Broadly, musicriminology is simply the criminological study of music. This includes the use of criminological frameworks to explore music that uses crime themes, musicians who have been crimimalised, whose music or performance has some relationship to deviance, harm or the processes of criminal justice. It is, in short, a term to describe a disparate body of work around the criminology of music.
More specifically however, the notion of a musicriminology as developed in my scholarly work also seeks to outline a set of methodologies for this type of enquiry that accounts for the cultural context and inter-subjective nature of music, musicians, and audiences, as well as the aesthetic, atmospheric, sonic, and overall sensorial experiences of music. It does this drawing on recently emerging criminological fields such as sensory and sonic criminology, as well as the more developed area of cultural criminology. It is also by necessity interdisciplinary, drawing on fields as diverse as musicology, cultural history, cultural studies, post-colonial studies, and of course law.
In recent times there have been developments around policing and criminal justice that has seen music, rap drill music in particular, criminalised and vilified both through legal processes and in the media and public discourse. Lyrics have been used in criminal trials as evidence for real crimes, and serious crime prevention orders have been used to stop artists performing, and accusations of inciting violence have also been used to invoke consorting laws and even have artists change their lyrics. Liquor licensing laws have also been used to shut down music performance.
This follows a similar history in regards to so-called gangsta rap in the US in particular. Such use of the criminal justice system to target artists has had a disproportionate effect on artists of colour. However, this policing of music is not confined to the Anglicised world, with rappers being persecuted for challenging authority in Spain, the Democratic Republic of Congo, and elsewhere. Similarly, death metal and other genres have been subject to suspicion for their association with hate crime and fascism, raising complex questions about the role of music to fringe political movements and the limits of freedom of expression.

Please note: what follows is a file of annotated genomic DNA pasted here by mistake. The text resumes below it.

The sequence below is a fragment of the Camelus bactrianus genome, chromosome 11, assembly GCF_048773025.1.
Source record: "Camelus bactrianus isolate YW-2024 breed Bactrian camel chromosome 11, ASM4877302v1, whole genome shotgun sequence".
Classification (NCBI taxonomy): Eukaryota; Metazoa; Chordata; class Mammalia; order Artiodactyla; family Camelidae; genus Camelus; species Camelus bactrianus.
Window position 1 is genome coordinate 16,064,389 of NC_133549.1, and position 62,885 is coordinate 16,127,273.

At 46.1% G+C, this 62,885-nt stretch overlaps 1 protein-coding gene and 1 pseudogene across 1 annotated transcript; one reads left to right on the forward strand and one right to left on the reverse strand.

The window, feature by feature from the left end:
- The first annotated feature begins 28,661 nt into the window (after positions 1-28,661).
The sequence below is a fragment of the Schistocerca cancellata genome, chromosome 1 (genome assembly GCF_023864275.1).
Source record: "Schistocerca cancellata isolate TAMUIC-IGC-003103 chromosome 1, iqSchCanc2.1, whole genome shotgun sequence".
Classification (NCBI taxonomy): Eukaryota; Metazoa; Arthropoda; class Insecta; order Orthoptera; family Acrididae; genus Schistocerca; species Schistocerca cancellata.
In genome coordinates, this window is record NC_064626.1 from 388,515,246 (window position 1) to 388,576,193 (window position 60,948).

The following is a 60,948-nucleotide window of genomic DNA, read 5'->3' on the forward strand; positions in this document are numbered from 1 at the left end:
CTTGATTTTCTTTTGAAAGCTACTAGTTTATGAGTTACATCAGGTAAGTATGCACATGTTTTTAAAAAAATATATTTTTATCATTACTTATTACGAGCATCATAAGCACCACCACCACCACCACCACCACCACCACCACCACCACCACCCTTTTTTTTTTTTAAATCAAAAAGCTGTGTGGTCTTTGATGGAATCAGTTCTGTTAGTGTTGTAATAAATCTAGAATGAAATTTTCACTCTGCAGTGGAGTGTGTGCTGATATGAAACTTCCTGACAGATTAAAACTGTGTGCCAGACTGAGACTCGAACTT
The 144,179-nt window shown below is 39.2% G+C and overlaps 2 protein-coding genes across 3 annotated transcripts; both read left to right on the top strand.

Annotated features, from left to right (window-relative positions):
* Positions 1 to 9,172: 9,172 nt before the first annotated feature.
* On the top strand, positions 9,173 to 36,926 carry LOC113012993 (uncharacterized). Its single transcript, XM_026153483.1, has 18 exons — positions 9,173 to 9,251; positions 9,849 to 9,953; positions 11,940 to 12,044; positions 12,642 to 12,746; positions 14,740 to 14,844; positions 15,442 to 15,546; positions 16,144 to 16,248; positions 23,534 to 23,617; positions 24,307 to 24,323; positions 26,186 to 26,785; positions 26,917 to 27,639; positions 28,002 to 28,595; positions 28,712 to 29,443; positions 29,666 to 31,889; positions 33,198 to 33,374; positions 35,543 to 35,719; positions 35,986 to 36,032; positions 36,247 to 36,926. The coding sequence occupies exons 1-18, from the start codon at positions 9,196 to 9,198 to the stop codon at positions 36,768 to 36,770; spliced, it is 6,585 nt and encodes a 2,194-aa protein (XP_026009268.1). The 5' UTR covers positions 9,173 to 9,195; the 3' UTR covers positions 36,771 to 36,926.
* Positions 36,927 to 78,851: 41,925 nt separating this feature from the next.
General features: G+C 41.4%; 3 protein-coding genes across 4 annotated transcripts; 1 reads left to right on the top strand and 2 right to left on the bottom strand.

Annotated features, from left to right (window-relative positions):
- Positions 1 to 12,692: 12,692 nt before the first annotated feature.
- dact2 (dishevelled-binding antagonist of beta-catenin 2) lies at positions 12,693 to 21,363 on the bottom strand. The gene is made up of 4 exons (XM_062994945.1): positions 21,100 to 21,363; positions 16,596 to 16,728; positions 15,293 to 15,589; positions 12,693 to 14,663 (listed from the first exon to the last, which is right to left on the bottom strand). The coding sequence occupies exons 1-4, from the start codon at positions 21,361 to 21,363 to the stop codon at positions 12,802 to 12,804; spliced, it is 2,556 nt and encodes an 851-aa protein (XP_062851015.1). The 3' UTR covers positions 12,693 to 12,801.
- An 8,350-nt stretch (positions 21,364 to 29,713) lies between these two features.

Music has a long history of confronting the state and social inequality in terms of protest songs, of raising awareness of violence against women, and of bringing attention to the plight of marginalised groups. Music is used in prisons as therapy and rehabilitation, and even plays a role in post release programs. Johnny Cash famously toured prisons, and Nick Cave carved out a good part of his career singing ‘murder ballads’.
Going back further in history forms of music and performance have been banned by the church, censored by the state, and subject to police violence and brutality (see the punk scene in 1970s Brisbane). Yet, for all these links between crime and music, criminology has a tendency towards the quantitative, and presenting itself as a more traditional social science. As such it has lacked the analytical tools for analysing these crime and music links.
A musicriminology seeks then to define a field, and to expand the disciplinary boundaries of criminology into hitherto unexplored interdisciplinary territory which can energise the discipline. Working with musicians and seeking to understand the context of their resistance, protest, or deviance can open our minds not just to the role of crime themes in musical forms, but to how music might influence the way we think about crime in society.
While currently police might be pursuing Pasifika drill group ONEFOUR for inciting violence by suggesting that ‘retaliation is a must’, remember Johnny Cash once ‘shot a man, just to watch him die’, and Tom Jones stabbed Delilah ‘with the knife in [his] hand and she laughed no more’ in a premeditated domestic violence incident.